ConocoPhillips(NYSE:COP) investors have endured a couple of brutal years, with the company's stock dropping more than 60% from its peak in the middle of 2014 before hitting bottom earlier this year. But the stock is up sharply from the bottom, and is now up by double digits for the year thanks to several smart moves. Here's a look back at three that should continue to pay off in 2017 and beyond.
Biting the bullet and resetting the dividend
In early February, ConocoPhillips announced a complete 180 on its dividend policy, deciding to reduce the payout by two-thirds after spending the prior year pounding the table that the dividend was safe and remained its top priority. The decision to slash the payout, however, was a prudent move given the continued slump in oil prices, which was starting to put pressure on the balance sheet. That move, combined with additional expense reductions, would improve the company's net cash flow by $4.4 billion.
These efforts also dramatically reduced the company's cash flow breakeven point, which had been $75 per barrel but is now just $50 per barrel. That lower breakeven level increases financial flexibility going forward. Not only can it better withstand lower oil prices, but it has more options when prices rise.
Taking the first step away from the deepwater
Another tough decision the company made as a result of the downturn was to begin a phased exit of deepwater exploration because it felt the risks of were not worth the rewards. That is after the company drilled a string of expensive dry holes in recent years. One of its latest came this past June, when the first exploration well of the Shelburne Basin joint venture between supermajor Royal Dutch Shell (NYSE:RDS.A)(NYSE:RDS.B), Canadian oil giant Suncor Energy (NYSE:SU), and ConocoPhillips came up dry. Suncor Energy said that its 20% stake in the ill-fated well cost the company 105 million Canadian dollars. Given ConocoPhillips' larger 30% stake, it saw an even greater investment go down the drain.
That dry hole aside, ConocoPhillips did take the first step out the door earlier this year after agreeing to sell its Senegal assets, including two recent discoveries, to Australia's Woodside Petroleum. The company completed that sale in October for $440 million, which was above the asset's $285 million carrying value, so the company did create some value from these discoveries. Meanwhile, that deal not only provided money to reduce debt but set the stage for the next phase of the exit.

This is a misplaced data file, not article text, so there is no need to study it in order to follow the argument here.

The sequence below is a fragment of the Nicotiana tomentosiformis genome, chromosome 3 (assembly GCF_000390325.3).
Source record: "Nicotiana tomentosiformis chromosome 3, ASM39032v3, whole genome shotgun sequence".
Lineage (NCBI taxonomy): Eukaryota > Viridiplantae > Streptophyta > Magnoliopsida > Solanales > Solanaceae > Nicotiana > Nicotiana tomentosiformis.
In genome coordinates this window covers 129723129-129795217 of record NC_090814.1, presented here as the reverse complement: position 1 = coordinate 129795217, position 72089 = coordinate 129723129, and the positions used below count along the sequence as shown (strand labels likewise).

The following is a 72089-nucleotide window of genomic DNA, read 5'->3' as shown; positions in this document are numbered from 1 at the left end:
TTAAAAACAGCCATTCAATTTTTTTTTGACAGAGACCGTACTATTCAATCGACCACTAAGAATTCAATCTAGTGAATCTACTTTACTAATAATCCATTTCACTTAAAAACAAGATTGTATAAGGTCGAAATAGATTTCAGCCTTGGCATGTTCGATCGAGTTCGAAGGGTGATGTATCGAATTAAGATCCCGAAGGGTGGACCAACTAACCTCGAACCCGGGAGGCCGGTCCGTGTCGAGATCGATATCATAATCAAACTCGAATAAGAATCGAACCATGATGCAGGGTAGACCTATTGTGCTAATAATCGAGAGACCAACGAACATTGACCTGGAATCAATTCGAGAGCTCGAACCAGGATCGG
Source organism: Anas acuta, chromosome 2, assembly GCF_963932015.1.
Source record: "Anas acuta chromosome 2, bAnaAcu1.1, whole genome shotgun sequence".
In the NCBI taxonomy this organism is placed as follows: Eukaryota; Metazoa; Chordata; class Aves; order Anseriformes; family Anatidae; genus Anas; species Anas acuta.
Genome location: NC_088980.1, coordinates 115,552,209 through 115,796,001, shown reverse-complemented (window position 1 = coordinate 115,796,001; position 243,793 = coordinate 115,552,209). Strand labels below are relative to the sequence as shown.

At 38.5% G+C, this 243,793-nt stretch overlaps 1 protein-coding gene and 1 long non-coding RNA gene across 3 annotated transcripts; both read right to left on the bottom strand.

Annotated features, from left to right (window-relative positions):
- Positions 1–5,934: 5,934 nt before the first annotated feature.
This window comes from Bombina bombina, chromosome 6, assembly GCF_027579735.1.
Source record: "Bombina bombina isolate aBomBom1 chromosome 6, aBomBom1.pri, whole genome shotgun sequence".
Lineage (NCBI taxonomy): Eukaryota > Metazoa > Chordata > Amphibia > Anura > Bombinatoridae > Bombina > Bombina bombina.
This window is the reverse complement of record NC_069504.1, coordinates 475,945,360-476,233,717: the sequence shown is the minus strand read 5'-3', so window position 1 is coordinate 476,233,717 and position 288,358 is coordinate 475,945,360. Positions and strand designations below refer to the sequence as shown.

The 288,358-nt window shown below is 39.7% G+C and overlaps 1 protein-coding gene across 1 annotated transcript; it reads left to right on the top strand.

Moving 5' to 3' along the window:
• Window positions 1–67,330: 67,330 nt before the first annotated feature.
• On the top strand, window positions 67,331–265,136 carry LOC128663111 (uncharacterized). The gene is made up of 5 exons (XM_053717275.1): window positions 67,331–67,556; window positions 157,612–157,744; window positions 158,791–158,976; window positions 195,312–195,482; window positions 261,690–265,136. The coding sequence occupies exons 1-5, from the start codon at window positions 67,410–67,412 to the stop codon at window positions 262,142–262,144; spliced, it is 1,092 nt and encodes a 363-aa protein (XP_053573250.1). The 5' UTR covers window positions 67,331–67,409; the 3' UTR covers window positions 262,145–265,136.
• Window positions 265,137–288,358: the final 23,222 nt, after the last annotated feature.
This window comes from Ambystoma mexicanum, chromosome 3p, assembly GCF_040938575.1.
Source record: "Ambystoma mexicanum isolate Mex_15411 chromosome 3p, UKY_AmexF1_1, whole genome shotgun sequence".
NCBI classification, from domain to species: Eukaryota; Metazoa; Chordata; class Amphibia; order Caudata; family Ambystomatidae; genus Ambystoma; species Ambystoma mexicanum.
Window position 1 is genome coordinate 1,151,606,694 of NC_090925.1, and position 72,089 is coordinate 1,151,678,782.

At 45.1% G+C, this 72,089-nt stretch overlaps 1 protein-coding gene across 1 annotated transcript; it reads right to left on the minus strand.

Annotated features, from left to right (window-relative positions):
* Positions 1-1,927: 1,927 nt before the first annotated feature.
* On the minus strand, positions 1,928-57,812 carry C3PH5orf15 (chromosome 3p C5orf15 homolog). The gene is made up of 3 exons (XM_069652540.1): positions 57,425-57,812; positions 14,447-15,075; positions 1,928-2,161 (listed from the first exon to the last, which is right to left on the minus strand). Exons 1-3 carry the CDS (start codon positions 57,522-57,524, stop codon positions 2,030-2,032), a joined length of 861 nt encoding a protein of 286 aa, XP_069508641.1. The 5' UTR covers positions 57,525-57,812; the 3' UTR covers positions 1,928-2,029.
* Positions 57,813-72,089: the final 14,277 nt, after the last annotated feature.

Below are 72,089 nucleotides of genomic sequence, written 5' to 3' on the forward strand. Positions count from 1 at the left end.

Charting a new way forward
These moves enabled the company to establish a new strategy for the future. Driving its distinct approach is a unique set of capital allocation priorities, which are as follows:
- Invest what's required to maintain production and pay the dividend.
- Grow the dividend on an annual basis.
- Reduce debt to $20 billion and target an A credit rating.
- Pay 20% to 30% of cash flow from operations out to investors via dividends and stock buybacks.
- Grow production in a disciplined manner.
In addition to setting these priorities, the company put into motion actions to accelerate value creation. These included authorizing a $3 billion share repurchase program, which it would pay for by selling $5 billion to $8 billion of assets, primarily consisting of North American natural gas properties.
These moves position the company to grow shareholder value in the years to come. For example, if oil stays around $50 per barrel, the company will generate enough cash flow to increase the dividend, reduce debt, repurchase shares, and grow production by up to 2% annually. Combined, these initiatives should drive total annual returns between 5% and 10% per year at that oil price. Meanwhile, if crude improves to $60 a barrel, the company can return more cash to investors and grow output by up to 4% annually, which should yield 10% to 15% total annual returns. Finally, at $70 oil, the company can accomplish all its capital allocation priorities while fueling up to 8% production growth, which should deliver 15% to 20% total annual returns. This flexibility is something the company has never had before.
ConocoPhillips needed to make several tough decisions to reposition itself so it can thrive at lower oil prices. That is exactly what has happened, evidenced by the fact that the oil producer reduced its breakeven point from $75 oil down to less than $50 per barrel. Because of that, the company is in a position where it does not need higher oil prices to create value for shareholders, but if those prices come, it has the flexibility to accelerate value creation.